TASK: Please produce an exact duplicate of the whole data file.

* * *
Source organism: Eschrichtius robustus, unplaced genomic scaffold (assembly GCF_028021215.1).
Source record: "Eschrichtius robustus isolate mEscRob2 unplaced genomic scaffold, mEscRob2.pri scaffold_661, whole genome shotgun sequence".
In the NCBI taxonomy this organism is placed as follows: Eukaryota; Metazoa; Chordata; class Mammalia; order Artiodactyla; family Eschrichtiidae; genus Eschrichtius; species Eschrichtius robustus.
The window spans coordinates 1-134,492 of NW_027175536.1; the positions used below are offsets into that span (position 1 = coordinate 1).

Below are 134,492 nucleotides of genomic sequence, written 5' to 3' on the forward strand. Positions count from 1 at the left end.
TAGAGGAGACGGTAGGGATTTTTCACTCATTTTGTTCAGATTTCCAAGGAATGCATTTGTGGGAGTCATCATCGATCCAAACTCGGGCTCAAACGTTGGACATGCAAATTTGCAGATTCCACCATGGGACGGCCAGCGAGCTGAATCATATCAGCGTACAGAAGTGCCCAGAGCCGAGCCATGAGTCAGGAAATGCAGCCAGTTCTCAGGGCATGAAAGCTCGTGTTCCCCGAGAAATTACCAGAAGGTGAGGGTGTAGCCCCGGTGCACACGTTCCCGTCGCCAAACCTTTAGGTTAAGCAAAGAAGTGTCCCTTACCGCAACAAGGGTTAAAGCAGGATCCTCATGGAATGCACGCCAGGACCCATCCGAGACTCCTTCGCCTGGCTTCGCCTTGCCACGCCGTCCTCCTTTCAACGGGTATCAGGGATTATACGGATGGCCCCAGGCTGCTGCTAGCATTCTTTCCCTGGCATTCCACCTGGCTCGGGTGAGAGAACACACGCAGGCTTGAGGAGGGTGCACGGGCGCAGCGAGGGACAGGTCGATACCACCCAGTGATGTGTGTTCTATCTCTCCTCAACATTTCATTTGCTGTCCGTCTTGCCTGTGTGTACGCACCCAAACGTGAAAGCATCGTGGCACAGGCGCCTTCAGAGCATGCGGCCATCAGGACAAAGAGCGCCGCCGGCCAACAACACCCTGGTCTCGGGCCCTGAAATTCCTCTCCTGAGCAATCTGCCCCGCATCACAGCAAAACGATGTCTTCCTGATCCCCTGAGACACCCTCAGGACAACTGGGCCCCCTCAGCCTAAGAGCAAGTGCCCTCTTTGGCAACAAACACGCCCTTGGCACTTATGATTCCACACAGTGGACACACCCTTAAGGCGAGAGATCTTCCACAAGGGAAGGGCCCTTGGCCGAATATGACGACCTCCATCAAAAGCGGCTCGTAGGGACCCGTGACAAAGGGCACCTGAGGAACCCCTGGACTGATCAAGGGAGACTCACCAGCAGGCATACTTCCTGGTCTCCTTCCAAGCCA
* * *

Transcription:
Source organism: Eschrichtius robustus, unplaced genomic scaffold (assembly GCF_028021215.1).
Source record: "Eschrichtius robustus isolate mEscRob2 unplaced genomic scaffold, mEscRob2.pri scaffold_661, whole genome shotgun sequence".
In the NCBI taxonomy this organism is placed as follows: Eukaryota; Metazoa; Chordata; class Mammalia; order Artiodactyla; family Eschrichtiidae; genus Eschrichtius; species Eschrichtius robustus.
The window spans coordinates 1-134,492 of NW_027175536.1; the positions used below are offsets into that span (position 1 = coordinate 1).

Below are 134,492 nucleotides of genomic sequence, written 5' to 3' on the forward strand. Positions count from 1 at the left end.
TAGAGGAGACGGTAGGGATTTTTCACTCATTTTGTTCAGATTTCCAAGGAATGCATTTGTGGGAGTCATCATCGATCCAAACTCGGGCTCAAACGTTGGACATGCAAATTTGCAGATTCCACCATGGGACGGCCAGCGAGCTGAATCATATCAGCGTACAGAAGTGCCCAGAGCCGAGCCATGAGTCAGGAAATGCAGCCAGTTCTCAGGGCATGAAAGCTCGTGTTCCCCGAGAAATTACCAGAAGGTGAGGGTGTAGCCCCGGTGCACACGTTCCCGTCGCCAAACCTTTAGGTTAAGCAAAGAAGTGTCCCTTACCGCAACAAGGGTTAAAGCAGGATCCTCATGGAATGCACGCCAGGACCCATCCGAGACTCCTTCGCCTGGCTTCGCCTTGCCACGCCGTCCTCCTTTCAACGGGTATCAGGGATTATACGGATGGCCCCAGGCTGCTGCTAGCATTCTTTCCCTGGCATTCCACCTGGCTCGGGTGAGAGAACACACGCAGGCTTGAGGAGGGTGCACGGGCGCAGCGAGGGACAGGTCGATACCACCCAGTGATGTGTGTTCTATCTCTCCTCAACATTTCATTTGCTGTCCGTCTTGCCTGTGTGTACGCACCCAAACGTGAAAGCATCGTGGCACAGGCGCCTTCAGAGCATGCGGCCATCAGGACAAAGAGCGCCGCCGGCCAACAACACCCTGGTCTCGGGCCCTGAAATTCCTCTCCTGAGCAATCTGCCCCGCATCACAGCAAAACGATGTCTTCCTGATCCCCTGAGACACCCTCAGGACAACTGGGCCCCCTCAGCCTAAGAGCAAGTGCCCTCTTTGGCAACAAACACGCCCTTGGCACTTATGATTCCACACAGTGGACACACCCTTAAGGCGAGAGATCTTCCACAAGGGAAGGGCCCTTGGCCGAATATGACGACCTCCATCAAAAGCGGCTCGTAGGGACCCGTGACAAAGGGCACCTGAGGAACCCCTGGACTGATCAAGGGAGACTCACCAGCAGGCATACTTCCTGGTCTCCTTCCAAGCCA